|Publication number||US5739676 A|
|Application number||US 08/744,079|
|Publication date||Apr 14, 1998|
|Filing date||Nov 4, 1996|
|Priority date||Nov 4, 1996|
|Publication number||08744079, 744079, US 5739676 A, US 5739676A, US-A-5739676, US5739676 A, US5739676A|
|Inventors||Alan Francis Judge, Brent S. Williams|
|Original Assignee||Ford Motor Company|
|Export Citation||BiBTeX, EndNote, RefMan|
|Patent Citations (23), Referenced by (38), Classifications (13), Legal Events (10)|
|External Links: USPTO, USPTO Assignment, Espacenet|
1. Field of the Invention
The present invention relates to electrical power generation systems for motor vehicles.
2. Description of the Related Art
Some motor vehicles have accessories with particularly high electrical loads. An example of one such motor vehicle is an ambulance. In motor vehicles with high electrical loads, generating the electrical power required can be a challenge.
One possible way to generate the electrical power required is through the use of a very high capacity alternator. However, the larger the power generating capability an alternator has, the larger the physical volume the alternator will occupy. Packaging constraints in many motor vehicles preclude the use of a single, very large alternator.
An alternative way to generate the required electrical power is through the use of two or more smaller alternators. The smaller alternators, although perhaps occupying a greater total physical volume than a single larger alternator, provide greater packaging flexibility. That is, space may be more readily available for two smaller alternators than for one large alternator.
One way which has been proposed for mechanizing a multiple alternator system involves simply connecting the direct current (DC) power outputs of the alternators in parallel. However, because each alternator carries a voltage regulator which independently controls the field current through the alternator's field coil, the two alternators thus configured can "fight". That is, the regulator of one alternator might try to reduce the output voltage of the alternator, while the regulator of a second alternator might try to increase the output voltage of that alternator. The result is an unstable condition.
In addition to controlling alternator output by controlling field current, a typical voltage regulator further performs some valuable diagnostics related to the alternator being controlled by the voltage regulator. For example, the voltage regulator may contain circuitry which senses whether the power output windings of the alternator are generating any power. If one or more of the diagnostic tests performed by the voltage regulator fail, the regulator can light a diagnostic lamp located on the vehicle dashboard. Such diagnostic tests are quite valuable to inform the vehicle's driver of a fault in the vehicle's electrical generating system.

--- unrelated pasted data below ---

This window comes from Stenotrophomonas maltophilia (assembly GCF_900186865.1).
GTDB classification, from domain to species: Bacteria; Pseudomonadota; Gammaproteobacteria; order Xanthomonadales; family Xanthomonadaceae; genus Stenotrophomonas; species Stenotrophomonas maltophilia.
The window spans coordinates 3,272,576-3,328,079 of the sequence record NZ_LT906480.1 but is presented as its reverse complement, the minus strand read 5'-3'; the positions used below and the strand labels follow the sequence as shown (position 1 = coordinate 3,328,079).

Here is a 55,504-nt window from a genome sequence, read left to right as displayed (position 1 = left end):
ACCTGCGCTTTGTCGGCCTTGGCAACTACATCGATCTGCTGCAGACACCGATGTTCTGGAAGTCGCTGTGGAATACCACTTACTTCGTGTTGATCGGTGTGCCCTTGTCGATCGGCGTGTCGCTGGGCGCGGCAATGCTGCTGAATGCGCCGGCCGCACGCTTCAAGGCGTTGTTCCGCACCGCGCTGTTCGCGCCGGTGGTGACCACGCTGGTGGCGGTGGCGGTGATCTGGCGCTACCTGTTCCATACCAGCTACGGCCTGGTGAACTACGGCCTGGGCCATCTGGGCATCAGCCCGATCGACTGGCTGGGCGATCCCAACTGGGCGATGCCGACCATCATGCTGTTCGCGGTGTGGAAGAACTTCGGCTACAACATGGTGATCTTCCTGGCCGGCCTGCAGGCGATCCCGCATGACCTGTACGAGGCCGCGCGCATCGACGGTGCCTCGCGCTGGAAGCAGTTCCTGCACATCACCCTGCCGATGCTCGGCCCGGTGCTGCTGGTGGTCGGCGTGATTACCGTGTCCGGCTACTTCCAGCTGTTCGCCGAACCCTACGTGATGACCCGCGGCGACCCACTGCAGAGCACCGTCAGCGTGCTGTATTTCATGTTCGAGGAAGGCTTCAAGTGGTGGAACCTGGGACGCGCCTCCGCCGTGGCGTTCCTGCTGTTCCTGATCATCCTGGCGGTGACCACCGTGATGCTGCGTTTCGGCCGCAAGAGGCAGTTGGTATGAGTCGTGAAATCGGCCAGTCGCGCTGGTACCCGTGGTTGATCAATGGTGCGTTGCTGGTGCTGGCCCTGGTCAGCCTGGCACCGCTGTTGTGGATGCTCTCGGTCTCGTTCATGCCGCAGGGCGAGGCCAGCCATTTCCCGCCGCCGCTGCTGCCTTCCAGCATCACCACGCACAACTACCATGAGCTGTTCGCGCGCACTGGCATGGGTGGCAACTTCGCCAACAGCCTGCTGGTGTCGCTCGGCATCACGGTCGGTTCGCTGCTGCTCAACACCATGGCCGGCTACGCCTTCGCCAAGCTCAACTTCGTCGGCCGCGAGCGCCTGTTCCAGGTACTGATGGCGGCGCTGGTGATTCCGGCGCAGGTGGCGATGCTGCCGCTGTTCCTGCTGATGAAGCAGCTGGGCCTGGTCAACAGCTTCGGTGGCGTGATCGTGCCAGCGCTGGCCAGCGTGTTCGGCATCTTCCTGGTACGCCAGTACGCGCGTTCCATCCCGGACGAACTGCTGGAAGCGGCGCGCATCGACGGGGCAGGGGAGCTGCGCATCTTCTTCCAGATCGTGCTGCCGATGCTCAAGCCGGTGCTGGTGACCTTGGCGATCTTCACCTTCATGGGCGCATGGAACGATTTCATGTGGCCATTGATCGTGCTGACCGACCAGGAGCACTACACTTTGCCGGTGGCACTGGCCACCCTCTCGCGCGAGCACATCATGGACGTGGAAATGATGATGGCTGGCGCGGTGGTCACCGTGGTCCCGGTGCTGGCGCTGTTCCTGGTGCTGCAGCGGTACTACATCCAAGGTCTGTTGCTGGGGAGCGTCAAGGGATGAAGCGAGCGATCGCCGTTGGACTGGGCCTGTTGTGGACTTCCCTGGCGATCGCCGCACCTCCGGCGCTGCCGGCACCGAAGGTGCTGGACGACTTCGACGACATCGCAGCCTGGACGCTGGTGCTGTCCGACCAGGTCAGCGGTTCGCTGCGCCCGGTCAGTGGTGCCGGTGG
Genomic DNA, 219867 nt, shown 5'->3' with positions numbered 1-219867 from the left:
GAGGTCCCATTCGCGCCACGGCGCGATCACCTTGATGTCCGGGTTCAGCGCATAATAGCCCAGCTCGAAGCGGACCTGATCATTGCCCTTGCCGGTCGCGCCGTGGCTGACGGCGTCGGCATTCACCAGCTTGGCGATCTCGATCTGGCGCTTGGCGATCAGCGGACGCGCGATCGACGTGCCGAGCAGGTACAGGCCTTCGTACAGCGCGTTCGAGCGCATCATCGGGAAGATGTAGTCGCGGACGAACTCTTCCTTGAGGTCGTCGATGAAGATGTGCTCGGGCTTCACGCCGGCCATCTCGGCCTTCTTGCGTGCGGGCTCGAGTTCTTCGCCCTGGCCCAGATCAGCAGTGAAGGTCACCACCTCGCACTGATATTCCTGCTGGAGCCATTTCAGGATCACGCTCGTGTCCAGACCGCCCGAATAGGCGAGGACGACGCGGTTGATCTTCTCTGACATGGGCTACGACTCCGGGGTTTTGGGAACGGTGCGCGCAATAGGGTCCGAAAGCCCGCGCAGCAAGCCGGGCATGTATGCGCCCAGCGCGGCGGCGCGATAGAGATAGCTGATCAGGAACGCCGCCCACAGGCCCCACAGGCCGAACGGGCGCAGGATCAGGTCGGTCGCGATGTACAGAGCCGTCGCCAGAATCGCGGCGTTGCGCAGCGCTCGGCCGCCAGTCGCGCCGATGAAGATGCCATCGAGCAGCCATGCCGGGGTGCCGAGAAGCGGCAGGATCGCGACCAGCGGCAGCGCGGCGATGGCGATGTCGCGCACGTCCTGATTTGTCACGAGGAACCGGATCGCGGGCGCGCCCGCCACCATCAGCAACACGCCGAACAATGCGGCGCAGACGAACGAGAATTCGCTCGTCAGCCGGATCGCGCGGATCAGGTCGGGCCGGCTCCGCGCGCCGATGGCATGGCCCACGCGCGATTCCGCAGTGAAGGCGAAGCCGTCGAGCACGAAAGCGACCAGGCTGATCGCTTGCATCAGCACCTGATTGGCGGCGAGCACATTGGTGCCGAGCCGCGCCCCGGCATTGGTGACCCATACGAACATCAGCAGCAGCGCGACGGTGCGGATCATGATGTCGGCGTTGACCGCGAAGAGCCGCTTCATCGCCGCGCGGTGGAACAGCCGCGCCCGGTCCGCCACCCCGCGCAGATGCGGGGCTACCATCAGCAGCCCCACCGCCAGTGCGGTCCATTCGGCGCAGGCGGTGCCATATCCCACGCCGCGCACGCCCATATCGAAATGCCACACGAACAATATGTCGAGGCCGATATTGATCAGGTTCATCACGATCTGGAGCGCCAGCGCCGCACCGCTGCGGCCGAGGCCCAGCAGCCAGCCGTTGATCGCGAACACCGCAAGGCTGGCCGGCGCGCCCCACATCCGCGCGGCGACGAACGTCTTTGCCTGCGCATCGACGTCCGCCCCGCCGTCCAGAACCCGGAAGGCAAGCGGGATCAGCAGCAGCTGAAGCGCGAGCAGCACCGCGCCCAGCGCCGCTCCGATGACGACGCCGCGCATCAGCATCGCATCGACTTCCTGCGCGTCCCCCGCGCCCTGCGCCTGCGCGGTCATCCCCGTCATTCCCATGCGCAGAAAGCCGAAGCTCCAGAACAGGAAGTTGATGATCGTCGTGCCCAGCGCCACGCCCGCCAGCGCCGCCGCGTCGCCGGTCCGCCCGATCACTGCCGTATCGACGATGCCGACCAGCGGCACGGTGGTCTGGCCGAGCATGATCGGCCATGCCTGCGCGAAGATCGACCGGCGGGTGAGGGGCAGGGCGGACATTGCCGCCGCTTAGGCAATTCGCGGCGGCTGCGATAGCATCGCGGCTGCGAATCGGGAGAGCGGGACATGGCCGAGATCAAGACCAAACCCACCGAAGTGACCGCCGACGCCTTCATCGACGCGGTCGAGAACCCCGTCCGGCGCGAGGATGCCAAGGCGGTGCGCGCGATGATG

Therefore, a multiple alternator system which can avoid "fighting" between the alternators and which also provides diagnostics for each of the alternators can prove very advantageous.
The present invention provides an electrical generating system for a motor vehicle. The system comprises a first alternator further including a first plurality of electrical power output windings, a first field-generating winding in electromagnetic communication with the first plurality of electrical power output windings and a voltage regulator. The voltage regulator further includes an electrical driver coupled to the first field-generating winding to control a current through the first field-generating winding. The system also includes a second alternator further including a second plurality of electrical power output windings and a second field-generating winding in electromagnetic communication with the second plurality of electrical power output windings. The second field-generating winding is coupled to the electrical driver for control of electrical current through the second field-generating winding by the electrical driver.
The present invention also provides a second electrical generating system for a motor vehicle. The system comprises a first alternator further including a first plurality of electrical power output windings and a first field-generating winding in electromagnetic communication with the first plurality of electrical power output windings. Additionally, the system includes a second alternator further including a second plurality of electrical power output windings and a second field-generating winding in electromagnetic communication with the second plurality of electrical power output windings. Further, the system comprises an electrical driver electrically coupled in parallel to the first field generating winding and the second field generating winding to control currents through the first field generating winding and the second field generating winding.
Multiple-alternator electrical generating systems according to some embodiments of the present invention can provide enhanced electrical power output without the "fighting" experienced in other multiple-alternator systems. Further, diagnostics for the operation of each alternator can be provided.
FIG. 1 is an electrical schematic drawing of electrical generating system 10 according to one embodiment of the present invention.
Referring to FIG. 1, a multiple alternator system 10 according to one embodiment of the present invention will be described. The system includes a first alternator 12 and a second alternator 14. The system also includes one or more vehicle batteries 16, typically though not necessarily 12-volt batteries. Additionally, the system includes an ignition switch 18 and a generating system diagnostic indicator 20.